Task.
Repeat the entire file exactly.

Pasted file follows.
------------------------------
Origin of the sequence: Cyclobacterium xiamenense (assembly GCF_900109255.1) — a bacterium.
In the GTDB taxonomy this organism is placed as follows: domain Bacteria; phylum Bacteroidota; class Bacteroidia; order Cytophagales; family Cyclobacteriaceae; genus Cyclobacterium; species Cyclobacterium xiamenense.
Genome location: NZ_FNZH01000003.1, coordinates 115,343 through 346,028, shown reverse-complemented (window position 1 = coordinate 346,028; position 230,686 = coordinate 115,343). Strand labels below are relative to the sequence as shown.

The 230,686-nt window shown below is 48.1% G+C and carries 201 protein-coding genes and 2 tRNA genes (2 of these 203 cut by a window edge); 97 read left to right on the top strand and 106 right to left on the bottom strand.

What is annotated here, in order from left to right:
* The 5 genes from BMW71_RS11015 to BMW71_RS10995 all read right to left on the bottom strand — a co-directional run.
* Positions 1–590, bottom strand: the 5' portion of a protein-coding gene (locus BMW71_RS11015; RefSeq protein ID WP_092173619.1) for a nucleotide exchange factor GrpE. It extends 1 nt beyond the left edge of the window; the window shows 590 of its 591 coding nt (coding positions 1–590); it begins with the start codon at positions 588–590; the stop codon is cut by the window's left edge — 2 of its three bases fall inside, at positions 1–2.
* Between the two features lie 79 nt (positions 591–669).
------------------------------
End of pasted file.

Origin of the sequence: Cyclobacterium xiamenense (assembly GCF_900109255.1) — a bacterium.
In the GTDB taxonomy this organism is placed as follows: domain Bacteria; phylum Bacteroidota; class Bacteroidia; order Cytophagales; family Cyclobacteriaceae; genus Cyclobacterium; species Cyclobacterium xiamenense.
Genome location: NZ_FNZH01000003.1, coordinates 115,343 through 346,028, shown reverse-complemented (window position 1 = coordinate 346,028; position 230,686 = coordinate 115,343). Strand labels below are relative to the sequence as shown.

The 230,686-nt window shown below is 48.1% G+C and carries 201 protein-coding genes and 2 tRNA genes (2 of these 203 cut by a window edge); 97 read left to right on the top strand and 106 right to left on the bottom strand.

What is annotated here, in order from left to right:
* The 5 genes from BMW71_RS11015 to BMW71_RS10995 all read right to left on the bottom strand — a co-directional run.
* Positions 1–590, bottom strand: the 5' portion of a protein-coding gene (locus BMW71_RS11015; RefSeq protein ID WP_092173619.1) for a nucleotide exchange factor GrpE. It extends 1 nt beyond the left edge of the window; the window shows 590 of its 591 coding nt (coding positions 1–590); it begins with the start codon at positions 588–590; the stop codon is cut by the window's left edge — 2 of its three bases fall inside, at positions 1–2.
* Between the two features lie 79 nt (positions 591–669).